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Wednesday, October 26, 2016
Sigmund Brouwer

Sigmund Brouwer

Sigmund Brouwer is the author of solme twenty novels with nearly three million copies in print. His novel The Last Disciple was featured in Time magazine and on ABC's Good Morning America. Sigmund is married to Christian recording artist Cindy Morgan, and they and their two daughters divide their time between homes in Red Deer, Alberta, Canada and Nashville, Tennessee.
Q&A:  Sigmund Brouwer (Thief of Glory)

Q&A: Sigmund Brouwer (Thief of Glory)

(July 2014)
In Sigmund Brouwer’s newest novel, Thief of Glory (WaterBrook Press) an elderly Jeremiah Prins must make peace with his daughter from his jail cell. This requires him to dive deep into a painful past to reveal debilitating secrets. Sigmund weaves a brilliant story in this novel, melding the past and present while delving into fascinating historical events.

This novel is about family secrets and the things our close relatives choose not to share with us. Where did you get the inspiration for this novel?

My primary inspiration came from a story that has been in front of me all my life. My grandfather was a headmaster of a school in the Dutch East Indies, and became a soldier when the Japanese Imperialist forces began to invade the islands. He was captured and eventually died in forced labor during the building of the Burma Railway. My father was just a boy when he and the rest of his family were forced into a concentration camp on the island. They survived nearly three years of desperate and brutal conditions. When the war ended, they were put on a ship back to Holland, and arrived owning only the clothes that had been given to them. My mother as a girl, during the same period, survived the Nazi occupation of Holland. I wanted to honor their stories by writing the novel.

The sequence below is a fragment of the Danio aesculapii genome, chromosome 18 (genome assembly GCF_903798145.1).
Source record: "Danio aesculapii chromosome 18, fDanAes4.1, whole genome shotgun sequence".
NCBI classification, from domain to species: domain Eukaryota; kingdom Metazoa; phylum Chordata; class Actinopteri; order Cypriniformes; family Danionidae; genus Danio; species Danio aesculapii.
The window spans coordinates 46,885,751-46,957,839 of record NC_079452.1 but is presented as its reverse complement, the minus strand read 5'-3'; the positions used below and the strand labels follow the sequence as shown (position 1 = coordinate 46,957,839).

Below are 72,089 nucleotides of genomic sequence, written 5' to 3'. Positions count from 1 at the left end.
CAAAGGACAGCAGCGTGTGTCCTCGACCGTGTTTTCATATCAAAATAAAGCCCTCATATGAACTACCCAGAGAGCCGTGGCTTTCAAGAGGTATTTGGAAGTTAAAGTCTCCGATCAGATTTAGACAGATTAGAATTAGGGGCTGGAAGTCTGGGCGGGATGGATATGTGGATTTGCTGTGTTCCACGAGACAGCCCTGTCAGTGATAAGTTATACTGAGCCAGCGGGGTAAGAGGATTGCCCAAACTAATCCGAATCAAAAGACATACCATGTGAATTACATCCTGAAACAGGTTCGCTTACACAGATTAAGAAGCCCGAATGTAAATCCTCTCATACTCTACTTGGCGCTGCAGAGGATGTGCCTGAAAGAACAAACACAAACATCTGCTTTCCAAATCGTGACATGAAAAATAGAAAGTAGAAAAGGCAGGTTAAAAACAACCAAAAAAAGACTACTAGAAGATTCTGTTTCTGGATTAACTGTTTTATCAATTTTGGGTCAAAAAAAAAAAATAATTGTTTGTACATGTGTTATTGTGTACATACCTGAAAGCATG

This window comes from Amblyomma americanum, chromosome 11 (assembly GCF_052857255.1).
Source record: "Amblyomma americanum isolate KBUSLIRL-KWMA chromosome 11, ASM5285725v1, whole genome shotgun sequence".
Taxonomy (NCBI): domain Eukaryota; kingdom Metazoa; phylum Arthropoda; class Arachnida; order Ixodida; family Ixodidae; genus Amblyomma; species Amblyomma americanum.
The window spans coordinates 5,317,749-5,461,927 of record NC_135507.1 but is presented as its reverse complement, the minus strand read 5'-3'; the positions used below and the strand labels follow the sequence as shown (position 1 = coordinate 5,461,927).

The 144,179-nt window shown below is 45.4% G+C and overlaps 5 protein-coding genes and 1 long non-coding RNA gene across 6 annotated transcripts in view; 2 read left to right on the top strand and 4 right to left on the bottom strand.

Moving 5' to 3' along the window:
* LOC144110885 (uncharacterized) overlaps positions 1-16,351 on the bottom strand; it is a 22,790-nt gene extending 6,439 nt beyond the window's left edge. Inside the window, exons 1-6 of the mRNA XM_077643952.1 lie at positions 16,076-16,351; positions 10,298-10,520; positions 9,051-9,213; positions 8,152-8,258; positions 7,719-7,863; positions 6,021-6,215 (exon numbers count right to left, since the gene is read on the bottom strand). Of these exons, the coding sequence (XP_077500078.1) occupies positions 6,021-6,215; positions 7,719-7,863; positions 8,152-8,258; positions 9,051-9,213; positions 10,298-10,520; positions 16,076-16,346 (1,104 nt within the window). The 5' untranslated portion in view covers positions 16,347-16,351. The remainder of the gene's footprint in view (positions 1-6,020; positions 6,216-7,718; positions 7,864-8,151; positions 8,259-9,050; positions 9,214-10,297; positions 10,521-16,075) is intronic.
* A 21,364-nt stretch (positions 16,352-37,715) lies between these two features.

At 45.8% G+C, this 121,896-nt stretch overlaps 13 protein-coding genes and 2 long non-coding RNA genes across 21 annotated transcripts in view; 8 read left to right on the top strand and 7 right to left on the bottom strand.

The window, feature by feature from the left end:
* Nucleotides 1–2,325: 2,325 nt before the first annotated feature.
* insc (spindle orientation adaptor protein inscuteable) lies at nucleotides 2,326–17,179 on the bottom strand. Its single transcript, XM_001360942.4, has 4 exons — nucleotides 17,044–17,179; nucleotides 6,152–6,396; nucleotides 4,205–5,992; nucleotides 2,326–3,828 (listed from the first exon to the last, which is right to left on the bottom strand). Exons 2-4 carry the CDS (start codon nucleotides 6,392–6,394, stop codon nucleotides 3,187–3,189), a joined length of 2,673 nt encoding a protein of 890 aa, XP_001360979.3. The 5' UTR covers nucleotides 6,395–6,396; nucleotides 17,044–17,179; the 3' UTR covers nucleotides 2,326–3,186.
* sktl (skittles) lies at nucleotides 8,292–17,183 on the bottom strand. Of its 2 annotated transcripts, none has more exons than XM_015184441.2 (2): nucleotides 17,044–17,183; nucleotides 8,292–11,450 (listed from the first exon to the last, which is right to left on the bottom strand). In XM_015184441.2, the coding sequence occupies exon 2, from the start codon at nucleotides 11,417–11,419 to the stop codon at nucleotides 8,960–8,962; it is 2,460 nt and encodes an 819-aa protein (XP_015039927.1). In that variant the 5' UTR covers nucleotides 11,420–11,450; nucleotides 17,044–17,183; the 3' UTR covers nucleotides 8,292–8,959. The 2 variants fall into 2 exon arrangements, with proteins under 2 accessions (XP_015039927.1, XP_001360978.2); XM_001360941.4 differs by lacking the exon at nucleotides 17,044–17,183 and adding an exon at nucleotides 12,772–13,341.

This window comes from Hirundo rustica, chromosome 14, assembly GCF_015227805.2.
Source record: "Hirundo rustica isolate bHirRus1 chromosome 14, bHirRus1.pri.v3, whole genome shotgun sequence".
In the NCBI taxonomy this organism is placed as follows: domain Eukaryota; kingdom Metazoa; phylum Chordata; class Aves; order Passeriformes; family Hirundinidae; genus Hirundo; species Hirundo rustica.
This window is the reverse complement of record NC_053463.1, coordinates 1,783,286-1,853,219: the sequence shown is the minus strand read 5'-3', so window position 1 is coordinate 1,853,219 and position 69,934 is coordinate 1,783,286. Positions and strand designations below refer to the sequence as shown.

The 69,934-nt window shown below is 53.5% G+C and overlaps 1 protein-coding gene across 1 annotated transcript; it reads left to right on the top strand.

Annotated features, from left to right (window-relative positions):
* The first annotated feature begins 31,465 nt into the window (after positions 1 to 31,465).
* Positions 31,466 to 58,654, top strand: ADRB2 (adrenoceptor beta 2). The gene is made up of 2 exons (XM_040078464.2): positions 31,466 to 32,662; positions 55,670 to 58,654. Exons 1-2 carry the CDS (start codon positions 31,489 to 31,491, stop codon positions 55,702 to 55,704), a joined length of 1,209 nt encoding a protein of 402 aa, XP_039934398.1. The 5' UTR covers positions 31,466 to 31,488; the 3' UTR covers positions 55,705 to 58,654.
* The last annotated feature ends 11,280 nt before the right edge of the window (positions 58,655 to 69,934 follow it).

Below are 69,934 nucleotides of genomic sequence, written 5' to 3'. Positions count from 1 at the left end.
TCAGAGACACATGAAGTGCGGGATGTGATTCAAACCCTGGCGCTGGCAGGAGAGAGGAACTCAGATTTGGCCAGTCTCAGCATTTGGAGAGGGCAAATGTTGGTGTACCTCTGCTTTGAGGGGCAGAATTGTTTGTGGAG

Jeremiah finds an outlet for his secrets through writing journals for his children. Why is writing sometimes the easiest way to communicate difficult things we would rather keep hidden? Why is it the best way for Jeremiah to write the things he cannot say?